BBC Trust chairman Lord Patten has said he is shocked at how many senior staff were given hefty payoffs that breached the corporation's own guidelines.
He told the Commons Public Accounts Committee it was "a question of shock and dismay for us" when it emerged that staff had been paid more than they were contractually owed in some cases. Patten joined BBC bosses including director-general Tony Hall and human resources director Lucy Adams at the committee.
The session comes after a National Audit Office (NAO) report showed that huge payments, of hundreds of thousands of pounds in some cases, were made even though executives were not always entitled to the money.
Asked why he did not know some payoffs had gone beyond what was contractually needed, Patten appeared to suggest former director-general Mark Thompson should be called to give evidence.
He told the committee: "If you call a previous director general of the BBC I will be as interested as you are why we didn't know."
Speaking about Thompson's eventual successor George Entwistle, who stood down after a few weeks in the job, Patten said his payoff of £450,000 was necessary to prevent a potentially larger bill if they had got bogged down in legal argument.
He said: "We would have fetched up paying more than we in fact had to pay him."
Patten admitted Entwistle was paid for an extra 20 days work for the BBC to help manage the transition to a new director-general but "as it happened he wasn't required to do anything".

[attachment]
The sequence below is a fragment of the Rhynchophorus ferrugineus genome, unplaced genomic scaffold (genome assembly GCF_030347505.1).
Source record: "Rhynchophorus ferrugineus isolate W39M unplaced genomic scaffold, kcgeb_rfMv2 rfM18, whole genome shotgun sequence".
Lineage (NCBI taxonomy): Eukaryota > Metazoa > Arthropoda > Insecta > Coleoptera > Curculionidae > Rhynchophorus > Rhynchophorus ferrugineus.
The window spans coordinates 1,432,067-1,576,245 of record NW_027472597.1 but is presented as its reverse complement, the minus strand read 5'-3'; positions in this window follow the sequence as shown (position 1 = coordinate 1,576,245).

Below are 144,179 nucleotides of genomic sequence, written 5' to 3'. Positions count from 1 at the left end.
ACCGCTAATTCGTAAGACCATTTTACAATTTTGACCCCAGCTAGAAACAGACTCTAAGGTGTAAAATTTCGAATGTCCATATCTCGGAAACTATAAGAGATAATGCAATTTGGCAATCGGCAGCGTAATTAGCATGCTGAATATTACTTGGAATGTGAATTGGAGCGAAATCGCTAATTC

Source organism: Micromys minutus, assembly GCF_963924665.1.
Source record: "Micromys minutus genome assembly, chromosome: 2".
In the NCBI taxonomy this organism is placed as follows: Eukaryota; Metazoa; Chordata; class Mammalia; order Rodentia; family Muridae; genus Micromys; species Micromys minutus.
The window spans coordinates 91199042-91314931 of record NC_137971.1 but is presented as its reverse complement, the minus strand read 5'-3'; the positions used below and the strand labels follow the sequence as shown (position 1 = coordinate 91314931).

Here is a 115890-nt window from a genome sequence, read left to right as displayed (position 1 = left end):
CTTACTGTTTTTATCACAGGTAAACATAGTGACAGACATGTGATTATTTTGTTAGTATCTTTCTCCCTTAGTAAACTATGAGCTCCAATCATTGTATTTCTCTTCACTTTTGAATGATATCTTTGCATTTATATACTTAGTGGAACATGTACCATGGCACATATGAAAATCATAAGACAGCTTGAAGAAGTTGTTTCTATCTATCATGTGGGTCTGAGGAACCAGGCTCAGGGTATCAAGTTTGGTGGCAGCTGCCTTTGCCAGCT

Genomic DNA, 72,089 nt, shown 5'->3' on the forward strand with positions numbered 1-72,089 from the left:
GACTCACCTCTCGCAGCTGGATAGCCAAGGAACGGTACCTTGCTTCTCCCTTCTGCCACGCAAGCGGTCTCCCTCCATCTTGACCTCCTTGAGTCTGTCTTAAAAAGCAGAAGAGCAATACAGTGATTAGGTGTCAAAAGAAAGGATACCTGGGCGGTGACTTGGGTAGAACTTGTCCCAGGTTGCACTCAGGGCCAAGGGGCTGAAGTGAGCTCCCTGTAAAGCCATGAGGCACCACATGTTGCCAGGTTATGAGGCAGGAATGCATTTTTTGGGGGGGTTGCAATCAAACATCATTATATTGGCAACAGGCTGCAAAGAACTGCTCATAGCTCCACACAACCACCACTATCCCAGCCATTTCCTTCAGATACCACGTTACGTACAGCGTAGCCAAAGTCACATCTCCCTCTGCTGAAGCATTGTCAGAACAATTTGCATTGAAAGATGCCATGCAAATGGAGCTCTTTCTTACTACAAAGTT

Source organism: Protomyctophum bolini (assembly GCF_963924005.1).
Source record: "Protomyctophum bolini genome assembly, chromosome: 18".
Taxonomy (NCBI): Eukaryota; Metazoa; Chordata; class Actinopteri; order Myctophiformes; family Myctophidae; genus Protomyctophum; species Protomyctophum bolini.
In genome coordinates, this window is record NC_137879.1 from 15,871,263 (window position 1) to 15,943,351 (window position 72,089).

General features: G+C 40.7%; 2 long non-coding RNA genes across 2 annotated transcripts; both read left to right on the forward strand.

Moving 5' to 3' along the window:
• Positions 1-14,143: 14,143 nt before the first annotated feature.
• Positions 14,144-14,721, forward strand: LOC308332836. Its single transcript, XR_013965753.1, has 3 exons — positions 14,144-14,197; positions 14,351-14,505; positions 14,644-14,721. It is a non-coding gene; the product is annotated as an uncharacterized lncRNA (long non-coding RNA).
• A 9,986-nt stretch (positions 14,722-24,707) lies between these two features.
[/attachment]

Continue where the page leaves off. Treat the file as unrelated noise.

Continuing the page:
BBC Trust member Anthony Fry said some BBC staff were "out to lunch" in regard to how much they expected senior executives to be paid, and some people had got "unreasonable" salaries and payoffs.
He was also questioned about a letter from Thompson to the trust where he said the payoff to former deputy director-general Mark Byford, who walked away with almost £1 million, was within contractual arrangements when in fact it was not.
Asked if the former director-general had lied to him, Fry refused to reply and said there was "some disconnect" between what was in the letter and what was subsequently uncovered by the NAO in its report.
In the report, the spending watchdog said the payouts had "put public trust at risk".
In one case the NAO found an executive was paid £300,000 in lieu of notice after their redundancy was agreed – despite serving their notice in full.
The payment, equivalent to the cost of 2,062 licence fees, was agreed by Thompson, and the unnamed figure's redundancy was paid even though they had found a new job.
In a three-year period up to last December, the BBC spent £25 million on severance payments for 150 high-ranking staff, according to the NAO report, and since 2005 it has made payments totalling £60 million to 401 senior managers.
In almost a quarter of the individual cases reviewed by the NAO, the BBC paid out more than the staff were entitled to under their contracts.
The report also highlighted the case of former BBC2 controller Roly Keating, who was given a £375,000 pay-off but returned the money after learning it had not been properly authorised.
Concerns about payments have been heightened in recent months following the decision to award Entwistle twice the money he was entitled to after resigning from his job after only 54 days.
The committee has previously expressed disquiet about a redundancy payment to former chief operating officer Caroline Thomson, who left last year with a £670,000 pay-off – more than twice her £330,000 salary.
It suggested the money was effectively paid to "compensate" her for missing out on the director-general job.
After taking over as director-general earlier this year, Hall announced moves to cap payments at £150,000 and improve the process.